17. Paulsson K. and Christoffersen M (1984). Psychosocial aspects on technical aids – How does independent mobility affect the psychosocial and intellectual development of children with physical disabilities? Proceedings of the 2nd International conference on Rehabilitation Engineering, 282-285. • 12 physically disabled preschoolers aged 2.5 – 5 years • Electrical go-kart for 1 year • Caregivers and Therapists reported positive effects on emotional, intellectual and motor development

  18. And yet… • Ontario study (Palisano et al, 2003) of 636 children with CP • only 24% of children at GMFCS level IV and 3% of children in Level V used powered mobility • UK report (Staincliffe, 2003) • 10% of services exclude under 5’s • 46% of services are never referred under 5’s • 46% more services offered indoor/outdoor chairs to over 5’s than under 5’s

  19. Opportunities for mobility • Children with disabilities should be provided with the same opportunities as other children (and at the same age) to move independently and to explore their environment • Options: • Supportive walkers/gait trainers • Adapted tricycles • Powered mobility

  20. 0 / 20 Do you think children with CP under 2 years are able to use powered mobility? • Yes • No Cross-Tab Label

  21. 0 / 20 Have you ever used powered mobility with young children with CP? • Yes- under age 3 • Yes – under age 5 • Yes – but only older children • No Cross-Tab Label

  22. Myth Young children with CP are not ready to use this expensive type of equipment X

  23. Jones M.A. (2004). Effects of power mobility on the development of young children with severe motor impairments. Doctoral dissertation: University of Oklahoma Health Sciences Center. • 12 children with severe motor impairments -14.8 to 30 months • 7 children diagnosed with CP and one with hydrocephalus – all Level IV or V • Youngest child with CP - 17 months • Randomized control trial • Power chair use for one year • 4-34 weeks to learn basic wheelchair skills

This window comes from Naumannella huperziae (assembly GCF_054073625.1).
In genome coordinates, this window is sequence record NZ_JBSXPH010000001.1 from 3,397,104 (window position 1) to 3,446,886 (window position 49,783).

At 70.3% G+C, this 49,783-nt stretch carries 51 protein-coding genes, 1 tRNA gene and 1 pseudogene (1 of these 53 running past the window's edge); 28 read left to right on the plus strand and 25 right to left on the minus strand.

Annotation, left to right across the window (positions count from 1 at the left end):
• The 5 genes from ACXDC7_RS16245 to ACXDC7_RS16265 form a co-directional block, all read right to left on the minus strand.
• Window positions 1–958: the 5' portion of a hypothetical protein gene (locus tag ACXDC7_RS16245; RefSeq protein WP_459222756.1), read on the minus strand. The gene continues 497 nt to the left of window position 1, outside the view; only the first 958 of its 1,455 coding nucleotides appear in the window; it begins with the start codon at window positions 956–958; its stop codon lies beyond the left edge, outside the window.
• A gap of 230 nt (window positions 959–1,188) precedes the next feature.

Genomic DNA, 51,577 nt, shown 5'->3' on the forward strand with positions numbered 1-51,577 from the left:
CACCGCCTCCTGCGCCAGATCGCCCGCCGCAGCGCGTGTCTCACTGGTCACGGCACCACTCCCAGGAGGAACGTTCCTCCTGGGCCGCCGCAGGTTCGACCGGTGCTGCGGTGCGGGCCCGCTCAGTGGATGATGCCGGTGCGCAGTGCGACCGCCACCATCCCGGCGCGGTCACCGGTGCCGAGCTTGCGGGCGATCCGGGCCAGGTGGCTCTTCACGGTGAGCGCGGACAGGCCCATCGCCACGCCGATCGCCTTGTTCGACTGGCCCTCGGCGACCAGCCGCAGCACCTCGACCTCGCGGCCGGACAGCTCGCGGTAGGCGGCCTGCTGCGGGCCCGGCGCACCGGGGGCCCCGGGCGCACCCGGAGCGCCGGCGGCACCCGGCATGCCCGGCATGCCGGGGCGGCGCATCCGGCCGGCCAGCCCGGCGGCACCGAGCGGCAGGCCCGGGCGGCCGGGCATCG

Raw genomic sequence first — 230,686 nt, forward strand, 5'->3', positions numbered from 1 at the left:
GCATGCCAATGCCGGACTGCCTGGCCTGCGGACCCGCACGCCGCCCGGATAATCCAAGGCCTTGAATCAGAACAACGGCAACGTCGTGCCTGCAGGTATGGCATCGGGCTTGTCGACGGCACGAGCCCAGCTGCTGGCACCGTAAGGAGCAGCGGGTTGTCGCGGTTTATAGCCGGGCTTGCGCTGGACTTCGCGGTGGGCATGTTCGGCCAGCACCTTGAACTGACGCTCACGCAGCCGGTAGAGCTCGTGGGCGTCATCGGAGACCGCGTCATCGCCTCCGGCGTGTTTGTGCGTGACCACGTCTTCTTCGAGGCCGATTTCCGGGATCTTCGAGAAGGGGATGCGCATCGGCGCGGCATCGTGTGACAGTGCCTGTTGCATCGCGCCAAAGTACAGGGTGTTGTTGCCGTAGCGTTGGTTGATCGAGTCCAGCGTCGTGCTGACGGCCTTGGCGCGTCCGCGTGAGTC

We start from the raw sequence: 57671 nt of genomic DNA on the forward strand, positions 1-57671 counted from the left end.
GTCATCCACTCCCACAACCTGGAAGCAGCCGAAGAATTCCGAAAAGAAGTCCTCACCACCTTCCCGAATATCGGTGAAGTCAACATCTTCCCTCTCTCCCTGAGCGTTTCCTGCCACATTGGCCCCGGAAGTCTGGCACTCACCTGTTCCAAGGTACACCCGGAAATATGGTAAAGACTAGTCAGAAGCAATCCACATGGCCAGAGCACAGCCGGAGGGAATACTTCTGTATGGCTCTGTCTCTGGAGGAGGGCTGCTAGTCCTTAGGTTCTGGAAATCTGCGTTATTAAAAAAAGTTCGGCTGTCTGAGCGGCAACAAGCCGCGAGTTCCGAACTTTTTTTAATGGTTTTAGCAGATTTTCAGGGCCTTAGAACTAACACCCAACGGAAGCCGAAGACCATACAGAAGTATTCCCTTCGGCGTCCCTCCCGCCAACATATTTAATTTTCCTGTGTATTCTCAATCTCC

24. Results • Intervention group had significantly greater improvement : • receptive language (Batelle Developmental Inventory) • social function functional skills (PEDI) • self-care caregiver assistance (PEDI)

  25. Bottos M et al. (2001). Powered wheelchairs and independence in young children with tetraplegia. Developmental Medicine and Child Neurology. 43, 469-477. • single subject AB design • 25 children aged 3-8 years • Tetraplegic CP • 6-8 months baseline with before and after measures • 6-8 months powered mobility use

  26. Results • No significant change in IQ, motor deficit or quality of life • Highly significant increase in independence • Cognitive level and motor deficit not statistically related to driving performance • Most children 21/27 were able to drive • Time spent in the chair did correlate with driving performance

  27. Furumasu J, Tefft D, Guerette P (2007). The impact of early powered mobility on young children’s play and psychosocial skills. Proceedings of the 2007 RESNA Annual Conference. Phoenix, AZ: RESNA Press. • 23 children, 18-42 months with orthopaedic disabilities, 18-72 months with CP • 4-6 month baseline with before and after measures • 4 months intervention phase • Language, play, social skills

  28. Results • Significant improvement in social skills • Increased amount of physical play and significantly improved quality of play • No change in language or cognitive development

  29. 0 / 20 Would you prescribe a power wheelchair for a child with CP who can propel a manual wheelchair indoors? • Yes • No Cross-Tab Label

  30. 0 / 20 Would you prescribe a power wheelchair for a child with CP who can walk with a walker? • Yes • No Cross-Tab Label

  31. Myths Using a power chair will prevent a child from walking A child who has any potential to propel a manual chair or to walk should be encouraged to do so as much as possible X X

  32. Jones M.A. (2004). Effects of power mobility on the development of young children with severe motor impairments. Doctoral dissertation: University of Oklahoma Health Sciences Center. • Motor skills did not decline in either the experimental or control group

  33. Bottos M. and Gericke C. (2003). Ambulatory capacity in cerebral palsy: prognostic criteria and consequences for intervention. Developmental Medicine & Child Neurology. 45, 786-790. • Children who cannot sit independently and crawl or bunny hop by age 3 are unlikely to walk • Those who have achieved these milestones by age 3 will likely walk by age 7 but many will lose the ability to walk in the future • Those who walk by age 3 will maintain walking longest, but may still lose ability to walk due to physiological burnout